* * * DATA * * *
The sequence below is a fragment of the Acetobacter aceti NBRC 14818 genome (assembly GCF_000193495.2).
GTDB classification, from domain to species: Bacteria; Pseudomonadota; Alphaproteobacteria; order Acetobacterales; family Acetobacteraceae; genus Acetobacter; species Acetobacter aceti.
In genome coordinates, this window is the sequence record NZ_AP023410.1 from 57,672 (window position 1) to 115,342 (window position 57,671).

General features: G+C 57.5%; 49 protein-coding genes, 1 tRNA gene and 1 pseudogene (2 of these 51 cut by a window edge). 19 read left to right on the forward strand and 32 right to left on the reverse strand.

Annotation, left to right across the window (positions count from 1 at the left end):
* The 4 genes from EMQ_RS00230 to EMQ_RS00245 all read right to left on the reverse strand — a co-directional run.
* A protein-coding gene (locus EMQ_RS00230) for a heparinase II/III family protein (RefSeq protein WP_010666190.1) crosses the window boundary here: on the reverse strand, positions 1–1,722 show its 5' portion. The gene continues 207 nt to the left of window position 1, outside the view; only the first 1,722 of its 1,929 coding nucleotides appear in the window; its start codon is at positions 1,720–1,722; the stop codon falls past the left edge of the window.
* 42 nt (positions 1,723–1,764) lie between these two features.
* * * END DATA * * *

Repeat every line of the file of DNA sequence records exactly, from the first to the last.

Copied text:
The sequence below is a fragment of the Acetobacter aceti NBRC 14818 genome (assembly GCF_000193495.2).
GTDB classification, from domain to species: Bacteria; Pseudomonadota; Alphaproteobacteria; order Acetobacterales; family Acetobacteraceae; genus Acetobacter; species Acetobacter aceti.
In genome coordinates, this window is the sequence record NZ_AP023410.1 from 57,672 (window position 1) to 115,342 (window position 57,671).

General features: G+C 57.5%; 49 protein-coding genes, 1 tRNA gene and 1 pseudogene (2 of these 51 cut by a window edge). 19 read left to right on the forward strand and 32 right to left on the reverse strand.

Annotation, left to right across the window (positions count from 1 at the left end):
* The 4 genes from EMQ_RS00230 to EMQ_RS00245 all read right to left on the reverse strand — a co-directional run.
* A protein-coding gene (locus EMQ_RS00230) for a heparinase II/III family protein (RefSeq protein WP_010666190.1) crosses the window boundary here: on the reverse strand, positions 1–1,722 show its 5' portion. The gene continues 207 nt to the left of window position 1, outside the view; only the first 1,722 of its 1,929 coding nucleotides appear in the window; its start codon is at positions 1,720–1,722; the stop codon falls past the left edge of the window.
* 42 nt (positions 1,723–1,764) lie between these two features.